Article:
Boxing the Sport and Boxing the Business

I’ve been a critic of boxing’s methods for a long time. Having first followed mixed martial arts, I’ve always been partial to it over boxing. But as time has gone by and I’ve put in rounds in front of the boxing screen, I’ve learned to appreciate and like boxing even more. I’ve discovered it’s not the sport of boxing I dislike. It’s the business of boxing that turns me off.

Boxing is unique to MMA in the sport with the politics of it all. As a sport, they vary very differently. In MMA, the five minute and three or five rounds is meant to be explosive and provide action. In boxing, specifically 10 and 12 round fights, present more of an art form, where the name “sweet science” comes from. In boxing you can watch a fighter implement several game plans over several rounds, weaving them together being the perfect form of cause and effect.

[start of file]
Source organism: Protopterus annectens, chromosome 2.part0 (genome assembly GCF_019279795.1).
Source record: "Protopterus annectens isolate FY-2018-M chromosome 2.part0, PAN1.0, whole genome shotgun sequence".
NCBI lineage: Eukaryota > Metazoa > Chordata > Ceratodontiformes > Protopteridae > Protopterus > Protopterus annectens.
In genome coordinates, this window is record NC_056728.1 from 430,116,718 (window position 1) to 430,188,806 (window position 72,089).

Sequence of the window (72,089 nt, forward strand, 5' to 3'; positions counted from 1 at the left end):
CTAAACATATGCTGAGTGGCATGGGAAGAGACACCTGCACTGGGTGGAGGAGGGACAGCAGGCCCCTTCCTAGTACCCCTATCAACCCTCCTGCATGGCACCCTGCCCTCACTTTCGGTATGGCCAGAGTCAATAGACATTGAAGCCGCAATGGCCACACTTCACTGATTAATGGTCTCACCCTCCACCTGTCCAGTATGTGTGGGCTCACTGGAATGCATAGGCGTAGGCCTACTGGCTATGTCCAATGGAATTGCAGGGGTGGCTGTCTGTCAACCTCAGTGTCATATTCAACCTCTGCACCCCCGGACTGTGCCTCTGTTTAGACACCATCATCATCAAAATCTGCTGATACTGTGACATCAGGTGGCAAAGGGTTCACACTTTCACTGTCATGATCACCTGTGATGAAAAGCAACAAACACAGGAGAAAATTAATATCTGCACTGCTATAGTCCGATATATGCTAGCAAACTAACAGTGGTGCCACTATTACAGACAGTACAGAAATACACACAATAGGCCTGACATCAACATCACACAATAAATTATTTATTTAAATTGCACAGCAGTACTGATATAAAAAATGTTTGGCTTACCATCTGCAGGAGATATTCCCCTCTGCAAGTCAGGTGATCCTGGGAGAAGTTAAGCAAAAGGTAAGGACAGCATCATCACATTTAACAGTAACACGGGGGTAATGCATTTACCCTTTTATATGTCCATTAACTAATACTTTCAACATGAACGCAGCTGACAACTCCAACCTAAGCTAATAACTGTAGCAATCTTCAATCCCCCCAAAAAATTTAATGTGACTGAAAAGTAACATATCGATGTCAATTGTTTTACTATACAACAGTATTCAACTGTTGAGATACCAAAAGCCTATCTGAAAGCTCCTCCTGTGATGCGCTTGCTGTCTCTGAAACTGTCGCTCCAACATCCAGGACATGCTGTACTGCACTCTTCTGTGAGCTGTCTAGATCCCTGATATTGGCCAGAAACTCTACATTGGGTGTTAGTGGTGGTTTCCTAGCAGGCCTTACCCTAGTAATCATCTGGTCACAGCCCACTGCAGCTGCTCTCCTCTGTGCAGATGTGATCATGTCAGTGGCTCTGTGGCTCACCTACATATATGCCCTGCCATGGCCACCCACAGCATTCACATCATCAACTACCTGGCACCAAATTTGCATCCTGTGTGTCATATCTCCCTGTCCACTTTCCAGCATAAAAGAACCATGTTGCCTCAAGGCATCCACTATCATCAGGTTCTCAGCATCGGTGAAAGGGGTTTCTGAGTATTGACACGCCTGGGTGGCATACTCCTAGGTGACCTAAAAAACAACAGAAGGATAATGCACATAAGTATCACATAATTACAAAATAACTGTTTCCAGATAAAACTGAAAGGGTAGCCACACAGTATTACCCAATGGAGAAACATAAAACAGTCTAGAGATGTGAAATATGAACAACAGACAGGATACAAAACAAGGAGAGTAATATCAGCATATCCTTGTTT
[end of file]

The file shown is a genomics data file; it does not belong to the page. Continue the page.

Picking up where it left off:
Boxing Needs To Be Looked At As It’s Own Sport

Boxing, MMA, kickboxing, and any other standup sport get compared frequently. While MMA uses kickboxing and boxing, the other sports all have their unique attributes. Boxing is perhaps the most specialized of all combat sports with the exception of possibly wrestling. You see it in MMA vs. boxers all the time. John Moraga, a 26 fight MMA vet, has boxed recently and fought 1-0 Duke Ragan. Ragan was never in any trouble at all.